Attitudinal Psyche Explained
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Psychosophy is based on 4 fundamental attitudes known as aspects. They are further stacked in different ways to form the 4 x 3 x 2 x 1=24 possible configurations. The possible positions for each aspect are described either numerically as 1-4 or descriptively as Confident, Flexible, Insecure, Unbothered. All aspects are written as follows:
The position (P) of an aspect (A) in any configuration is abbreviated as PA, for example, emotion in the 2nd position is going to be 2E.
The 4 positions as mentioned above all have different characteristics, some will sound stronger and more effective than others but it is worth to note that strength and weakness is not an accurate way to refer to the positions, but rather, their traits ought to be interpreted as a reflection of how the individual uses and views the aspect. For example, an individual can have 3F or 4F but still become an athlete just as someone with 3L or 4L can be a mathematician.
The 1st position is accurately described by the name “Confident”. A high degree of belief is placed in the performance of the 1st aspect and it is often a fiercely defended position due to the importance it has to the individual’s decisions, opinions and even worldview. For the same reasons it is a vulnerable aspect because any criticism against it will be perceived as a strike on the most confident aspect of the individual. As a response to any such threats, the 1st position always has a high degree of subjectivity and thus any “threats” can be averted by applying subjectivity to the situation. This allows the individual to never be “wrong” since they are going to be correct in most situations according to their subjective interpretation. The 1st position is always result-oriented since the individual knows this aspect well and is sure of how they want to use it to achieve the expected result.
The 2nd position is strong and certain similarly to the 1st position, but it is more objective and bold as any criticism or attack against it is welcomed and processed rather than discredited and ignored. The 2nd aspect is process-oriented and thus, the individual finds joy in processing any information related to this aspect. The name “Flexible” perfectly describes how this aspect is utilized, namely, it is a process, and therefore, when applied to relevant situations, it will be shaped and mould to fit the purpose it needs to fit, 2nd Logic is a good example of this. It will apply logic in whichever way logic is required which is why individual’s with this attitude are good orators and debaters, often capable of coming up with responses spontaneously. 1st Logic would require more preparation to be able to deliver a speech and if unexpected questions are asked, it would be a great challenge.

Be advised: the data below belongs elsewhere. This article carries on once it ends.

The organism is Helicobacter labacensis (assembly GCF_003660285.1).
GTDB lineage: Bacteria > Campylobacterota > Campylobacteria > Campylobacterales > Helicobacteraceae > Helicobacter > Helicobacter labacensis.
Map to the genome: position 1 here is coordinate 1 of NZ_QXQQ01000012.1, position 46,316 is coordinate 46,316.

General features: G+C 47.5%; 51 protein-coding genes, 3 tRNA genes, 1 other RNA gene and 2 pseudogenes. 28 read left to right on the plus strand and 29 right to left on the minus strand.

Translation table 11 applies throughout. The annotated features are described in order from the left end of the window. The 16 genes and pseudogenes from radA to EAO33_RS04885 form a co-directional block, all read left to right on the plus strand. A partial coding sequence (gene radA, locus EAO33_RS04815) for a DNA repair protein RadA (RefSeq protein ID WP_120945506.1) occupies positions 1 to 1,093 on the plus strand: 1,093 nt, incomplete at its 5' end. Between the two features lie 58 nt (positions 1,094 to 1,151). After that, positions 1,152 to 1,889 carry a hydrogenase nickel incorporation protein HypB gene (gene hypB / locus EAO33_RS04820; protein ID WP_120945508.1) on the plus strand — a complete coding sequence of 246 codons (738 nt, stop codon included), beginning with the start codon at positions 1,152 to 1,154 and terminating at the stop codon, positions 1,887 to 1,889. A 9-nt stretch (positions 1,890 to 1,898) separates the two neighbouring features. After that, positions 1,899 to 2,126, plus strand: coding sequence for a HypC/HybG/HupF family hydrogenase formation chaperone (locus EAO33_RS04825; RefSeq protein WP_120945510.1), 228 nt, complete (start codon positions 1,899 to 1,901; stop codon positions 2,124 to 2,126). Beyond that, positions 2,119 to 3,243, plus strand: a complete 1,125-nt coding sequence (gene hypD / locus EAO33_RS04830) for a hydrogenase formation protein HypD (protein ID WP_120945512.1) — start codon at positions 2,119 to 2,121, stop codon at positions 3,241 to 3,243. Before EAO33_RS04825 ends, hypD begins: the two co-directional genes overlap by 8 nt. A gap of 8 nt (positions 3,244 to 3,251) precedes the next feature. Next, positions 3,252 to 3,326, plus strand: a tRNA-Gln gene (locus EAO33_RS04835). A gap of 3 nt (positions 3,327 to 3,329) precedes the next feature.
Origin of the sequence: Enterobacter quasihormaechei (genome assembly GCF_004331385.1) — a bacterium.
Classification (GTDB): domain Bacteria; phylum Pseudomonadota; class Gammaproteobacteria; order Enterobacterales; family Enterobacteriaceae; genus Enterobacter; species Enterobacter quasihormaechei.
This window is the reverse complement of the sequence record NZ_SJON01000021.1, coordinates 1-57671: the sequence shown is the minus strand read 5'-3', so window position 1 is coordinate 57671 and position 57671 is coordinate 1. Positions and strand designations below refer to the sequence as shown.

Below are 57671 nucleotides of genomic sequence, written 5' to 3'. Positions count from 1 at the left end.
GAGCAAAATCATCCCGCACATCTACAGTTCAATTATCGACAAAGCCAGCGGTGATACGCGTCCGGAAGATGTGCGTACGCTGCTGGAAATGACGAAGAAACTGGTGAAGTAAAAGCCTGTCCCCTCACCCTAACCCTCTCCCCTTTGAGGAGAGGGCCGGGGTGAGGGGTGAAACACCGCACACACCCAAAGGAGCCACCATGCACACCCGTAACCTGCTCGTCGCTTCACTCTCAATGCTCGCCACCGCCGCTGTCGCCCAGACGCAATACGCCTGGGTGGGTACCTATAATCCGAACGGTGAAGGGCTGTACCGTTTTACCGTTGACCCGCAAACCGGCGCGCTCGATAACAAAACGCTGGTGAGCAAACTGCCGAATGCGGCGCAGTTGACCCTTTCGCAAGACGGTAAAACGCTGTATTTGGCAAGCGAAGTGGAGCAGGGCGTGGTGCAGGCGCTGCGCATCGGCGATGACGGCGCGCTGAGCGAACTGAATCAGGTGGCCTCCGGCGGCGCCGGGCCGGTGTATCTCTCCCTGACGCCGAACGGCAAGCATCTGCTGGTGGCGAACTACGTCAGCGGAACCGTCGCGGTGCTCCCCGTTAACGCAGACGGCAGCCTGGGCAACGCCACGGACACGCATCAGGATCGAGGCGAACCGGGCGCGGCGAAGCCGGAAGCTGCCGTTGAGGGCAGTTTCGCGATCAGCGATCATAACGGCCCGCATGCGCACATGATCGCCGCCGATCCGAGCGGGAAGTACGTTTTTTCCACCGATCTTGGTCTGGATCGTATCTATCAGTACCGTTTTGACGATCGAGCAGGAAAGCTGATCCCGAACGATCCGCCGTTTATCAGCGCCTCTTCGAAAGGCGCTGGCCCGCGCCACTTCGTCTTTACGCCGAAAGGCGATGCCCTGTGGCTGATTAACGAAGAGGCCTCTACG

This position is far less certain than the 1st and 2nd, it is weaker in its beliefs and the individual will likely be highly protective of this aspect. The 3rd aspect often requires external assistance to be used productively as it can often be a source of anxiety and therefore avoided or in some cases used even more. The individual is often overprotective of this aspect since they believe that it will be easy for people to hurt it. Some deal with the uncertainty of the 3rd position by working with it even more as they think it will improve from the experience. Regardless of the strategy, the 3rd position is process-oriented and thus it wants to process events that are relevant to this aspect but oftentimes prefer doing so on their own or around trusted individuals since any criticism against their 3rd aspect will be interpreted as exceedingly offensive.
This is an uncertain position that holds weak beliefs but simultaneously it is quite bold. The 4th position is result-oriented but is often unsure of how to reach the intended result. This aspect needs and is willing to take input from others in order to figure out how to get the desired results. The 4th aspect is not a weakness since the individual does not feel vulnerable while using it, but rather, it is seen as a means to an end.